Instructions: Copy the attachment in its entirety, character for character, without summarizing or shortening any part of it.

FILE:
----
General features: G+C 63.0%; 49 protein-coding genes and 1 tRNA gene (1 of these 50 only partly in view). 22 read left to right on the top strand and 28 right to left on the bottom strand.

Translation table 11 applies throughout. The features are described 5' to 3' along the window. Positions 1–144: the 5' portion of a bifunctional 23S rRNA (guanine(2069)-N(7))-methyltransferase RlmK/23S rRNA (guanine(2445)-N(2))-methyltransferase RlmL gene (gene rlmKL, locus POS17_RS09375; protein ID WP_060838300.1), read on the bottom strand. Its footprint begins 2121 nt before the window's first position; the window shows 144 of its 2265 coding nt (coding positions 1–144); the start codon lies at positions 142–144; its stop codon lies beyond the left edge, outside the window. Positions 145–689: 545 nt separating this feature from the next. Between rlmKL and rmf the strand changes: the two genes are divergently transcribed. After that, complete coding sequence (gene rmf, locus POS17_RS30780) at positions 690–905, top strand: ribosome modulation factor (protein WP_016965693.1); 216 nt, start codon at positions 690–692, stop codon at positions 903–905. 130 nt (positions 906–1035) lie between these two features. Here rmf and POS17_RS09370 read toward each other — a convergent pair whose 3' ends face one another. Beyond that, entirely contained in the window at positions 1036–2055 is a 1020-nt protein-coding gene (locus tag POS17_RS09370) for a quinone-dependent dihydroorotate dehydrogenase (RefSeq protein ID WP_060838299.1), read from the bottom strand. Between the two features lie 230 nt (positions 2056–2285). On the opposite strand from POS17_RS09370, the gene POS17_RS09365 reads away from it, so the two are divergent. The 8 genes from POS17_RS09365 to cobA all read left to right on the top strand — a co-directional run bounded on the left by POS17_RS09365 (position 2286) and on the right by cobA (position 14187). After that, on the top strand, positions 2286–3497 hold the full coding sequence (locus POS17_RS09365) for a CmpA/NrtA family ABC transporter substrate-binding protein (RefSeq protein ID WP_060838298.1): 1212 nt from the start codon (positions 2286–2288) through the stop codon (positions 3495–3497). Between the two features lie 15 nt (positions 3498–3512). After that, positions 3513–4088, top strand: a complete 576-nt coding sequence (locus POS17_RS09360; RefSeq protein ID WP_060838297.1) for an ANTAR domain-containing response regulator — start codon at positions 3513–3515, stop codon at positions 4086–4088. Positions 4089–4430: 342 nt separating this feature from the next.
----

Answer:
General features: G+C 63.0%; 49 protein-coding genes and 1 tRNA gene (1 of these 50 only partly in view). 22 read left to right on the top strand and 28 right to left on the bottom strand.

Translation table 11 applies throughout. The features are described 5' to 3' along the window. Positions 1–144: the 5' portion of a bifunctional 23S rRNA (guanine(2069)-N(7))-methyltransferase RlmK/23S rRNA (guanine(2445)-N(2))-methyltransferase RlmL gene (gene rlmKL, locus POS17_RS09375; protein ID WP_060838300.1), read on the bottom strand. Its footprint begins 2121 nt before the window's first position; the window shows 144 of its 2265 coding nt (coding positions 1–144); the start codon lies at positions 142–144; its stop codon lies beyond the left edge, outside the window. Positions 145–689: 545 nt separating this feature from the next. Between rlmKL and rmf the strand changes: the two genes are divergently transcribed. After that, complete coding sequence (gene rmf, locus POS17_RS30780) at positions 690–905, top strand: ribosome modulation factor (protein WP_016965693.1); 216 nt, start codon at positions 690–692, stop codon at positions 903–905. 130 nt (positions 906–1035) lie between these two features. Here rmf and POS17_RS09370 read toward each other — a convergent pair whose 3' ends face one another. Beyond that, entirely contained in the window at positions 1036–2055 is a 1020-nt protein-coding gene (locus tag POS17_RS09370) for a quinone-dependent dihydroorotate dehydrogenase (RefSeq protein ID WP_060838299.1), read from the bottom strand. Between the two features lie 230 nt (positions 2056–2285). On the opposite strand from POS17_RS09370, the gene POS17_RS09365 reads away from it, so the two are divergent. The 8 genes from POS17_RS09365 to cobA all read left to right on the top strand — a co-directional run bounded on the left by POS17_RS09365 (position 2286) and on the right by cobA (position 14187). After that, on the top strand, positions 2286–3497 hold the full coding sequence (locus POS17_RS09365) for a CmpA/NrtA family ABC transporter substrate-binding protein (RefSeq protein ID WP_060838298.1): 1212 nt from the start codon (positions 2286–2288) through the stop codon (positions 3495–3497). Between the two features lie 15 nt (positions 3498–3512). After that, positions 3513–4088, top strand: a complete 576-nt coding sequence (locus POS17_RS09360; RefSeq protein ID WP_060838297.1) for an ANTAR domain-containing response regulator — start codon at positions 3513–3515, stop codon at positions 4086–4088. Positions 4089–4430: 342 nt separating this feature from the next.